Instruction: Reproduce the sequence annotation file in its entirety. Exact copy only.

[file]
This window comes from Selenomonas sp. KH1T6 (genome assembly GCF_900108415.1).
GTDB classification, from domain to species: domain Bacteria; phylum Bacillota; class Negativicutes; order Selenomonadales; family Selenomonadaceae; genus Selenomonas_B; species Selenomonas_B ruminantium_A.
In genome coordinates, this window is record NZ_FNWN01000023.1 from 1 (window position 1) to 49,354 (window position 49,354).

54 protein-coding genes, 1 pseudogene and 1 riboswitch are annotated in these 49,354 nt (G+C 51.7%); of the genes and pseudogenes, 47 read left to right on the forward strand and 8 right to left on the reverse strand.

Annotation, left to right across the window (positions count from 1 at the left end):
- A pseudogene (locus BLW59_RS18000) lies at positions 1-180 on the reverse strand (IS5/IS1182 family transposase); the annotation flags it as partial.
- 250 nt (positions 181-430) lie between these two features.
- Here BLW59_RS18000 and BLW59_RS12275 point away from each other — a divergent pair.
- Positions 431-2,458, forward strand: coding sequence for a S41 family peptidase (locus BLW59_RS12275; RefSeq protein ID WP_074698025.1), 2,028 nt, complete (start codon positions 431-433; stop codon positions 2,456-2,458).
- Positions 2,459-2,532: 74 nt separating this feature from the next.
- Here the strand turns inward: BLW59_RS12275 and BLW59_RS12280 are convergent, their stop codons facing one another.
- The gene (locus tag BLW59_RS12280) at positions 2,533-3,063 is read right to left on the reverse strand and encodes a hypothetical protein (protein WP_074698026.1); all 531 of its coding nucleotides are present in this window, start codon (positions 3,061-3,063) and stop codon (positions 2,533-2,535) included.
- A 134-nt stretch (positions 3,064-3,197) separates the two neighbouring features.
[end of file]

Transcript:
This window comes from Selenomonas sp. KH1T6 (genome assembly GCF_900108415.1).
GTDB classification, from domain to species: domain Bacteria; phylum Bacillota; class Negativicutes; order Selenomonadales; family Selenomonadaceae; genus Selenomonas_B; species Selenomonas_B ruminantium_A.
In genome coordinates, this window is record NZ_FNWN01000023.1 from 1 (window position 1) to 49,354 (window position 49,354).

54 protein-coding genes, 1 pseudogene and 1 riboswitch are annotated in these 49,354 nt (G+C 51.7%); of the genes and pseudogenes, 47 read left to right on the forward strand and 8 right to left on the reverse strand.

Annotation, left to right across the window (positions count from 1 at the left end):
- A pseudogene (locus BLW59_RS18000) lies at positions 1-180 on the reverse strand (IS5/IS1182 family transposase); the annotation flags it as partial.
- 250 nt (positions 181-430) lie between these two features.
- Here BLW59_RS18000 and BLW59_RS12275 point away from each other — a divergent pair.
- Positions 431-2,458, forward strand: coding sequence for a S41 family peptidase (locus BLW59_RS12275; RefSeq protein ID WP_074698025.1), 2,028 nt, complete (start codon positions 431-433; stop codon positions 2,456-2,458).
- Positions 2,459-2,532: 74 nt separating this feature from the next.
- Here the strand turns inward: BLW59_RS12275 and BLW59_RS12280 are convergent, their stop codons facing one another.
- The gene (locus tag BLW59_RS12280) at positions 2,533-3,063 is read right to left on the reverse strand and encodes a hypothetical protein (protein WP_074698026.1); all 531 of its coding nucleotides are present in this window, start codon (positions 3,061-3,063) and stop codon (positions 2,533-2,535) included.
- A 134-nt stretch (positions 3,064-3,197) separates the two neighbouring features.